Wednesday, February 10, 2010

DEUTERONOMY: A Christian "Reader" Comments

I always enjoy when someone comments on one of my posts regardless of whether we agree or not. What bothers me however is when someone obviously didn't really read what I had written, picks out a small fragment which of what I wrote about, and then proceeds to spin that off into a completely different direction. This time an anonymous commenter decided to comment on my post for Deuteronomy: Chapter 17 and decided to focus briefly on verse 17:17 before beginning their proselytizing.

Deuteronomy 17:17 has Moses stating that kings of Israel should not have multiple wives. It reads as follows:
17:17 " Neither shall he multiply wives to himself, that his heart turn not away: neither shall he greatly multiply to himself silver and gold."
The commenter decides to focus in on this and mistakenly refers to polygamy as a "sin". They begin:
It is hard to understand why such Godly men committed such sins as polygamy.
First off, the term 'godly' is irrelevant because morality is a separate concept from religious belief. I realize that some religious people believe that morality is tied in with their belief system, but that is false. Atheists, agnostic, and people of non-theistic faiths act morally and immorally at the same rate as theists (a recent study in Science Daily confirms this as well).

Secondly, nowhere in the bible is polygamy defined as a "sin". Similar to how the bible treats divorce, it is accepted but not endorsed. The point that the bible attempts to make when addressing polygamy is that a man who takes another wife is not to neglect the needs of his first wife, as we've seen in Exodus: Chapter 21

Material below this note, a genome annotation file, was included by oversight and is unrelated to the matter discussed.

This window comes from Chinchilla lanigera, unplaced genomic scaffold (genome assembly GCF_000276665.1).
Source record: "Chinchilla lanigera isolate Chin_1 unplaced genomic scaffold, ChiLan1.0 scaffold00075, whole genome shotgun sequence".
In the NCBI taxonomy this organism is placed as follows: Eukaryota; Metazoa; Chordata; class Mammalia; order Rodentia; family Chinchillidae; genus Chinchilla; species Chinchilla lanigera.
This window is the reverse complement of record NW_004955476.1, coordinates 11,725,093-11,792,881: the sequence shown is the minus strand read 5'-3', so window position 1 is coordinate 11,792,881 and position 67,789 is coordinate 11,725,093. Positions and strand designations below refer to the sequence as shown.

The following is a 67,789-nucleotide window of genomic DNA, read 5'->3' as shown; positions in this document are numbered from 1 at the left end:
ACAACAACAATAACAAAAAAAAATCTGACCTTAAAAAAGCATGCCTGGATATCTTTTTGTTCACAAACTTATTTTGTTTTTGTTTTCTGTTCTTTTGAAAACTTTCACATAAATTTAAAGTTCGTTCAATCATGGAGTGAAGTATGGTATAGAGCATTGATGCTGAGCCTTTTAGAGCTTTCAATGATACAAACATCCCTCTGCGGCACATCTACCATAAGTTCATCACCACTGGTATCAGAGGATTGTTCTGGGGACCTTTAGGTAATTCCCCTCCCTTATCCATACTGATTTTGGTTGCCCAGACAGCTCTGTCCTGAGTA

21:10 "If he take him another wife; her food, her raiment, and her duty of marriage, shall he not diminish."
The closest you can come to labeling polygamy as a sin is with two passages in the New Testament from the book of Mark. Mark 10:11 and Mark 19:9 give similar messages and read as follows:
10:11 "Whosoever shall put away his wife, and marry another, committeth adultery against her."
19:9 "Whosoever shall put away his wife, except it be for fornication, and shall marry another, committeth adultery: and whoso marrieth her which is put away doth commit adultery."
While it may appear that polygamy is being compared to adultery in these verses, this isn't the case. If we look at the bolded text the qualifier clearly is whomever "puts away his (first) wife" to marry another - meaning a man who forsakes his first wife's needs in order to marry someone else. Basically every man has limited resources that (according to biblical marriage) he is to provide for his wife: food, money, sex, etc. What the bible is trying to say is that cutting your wife's food, money, sex, etc. down in order to marry another person would be considered adultery. The bible isn't endorsing polygamy either, as many bible verses endorse monogamy such as this verse in 1 Corinthians: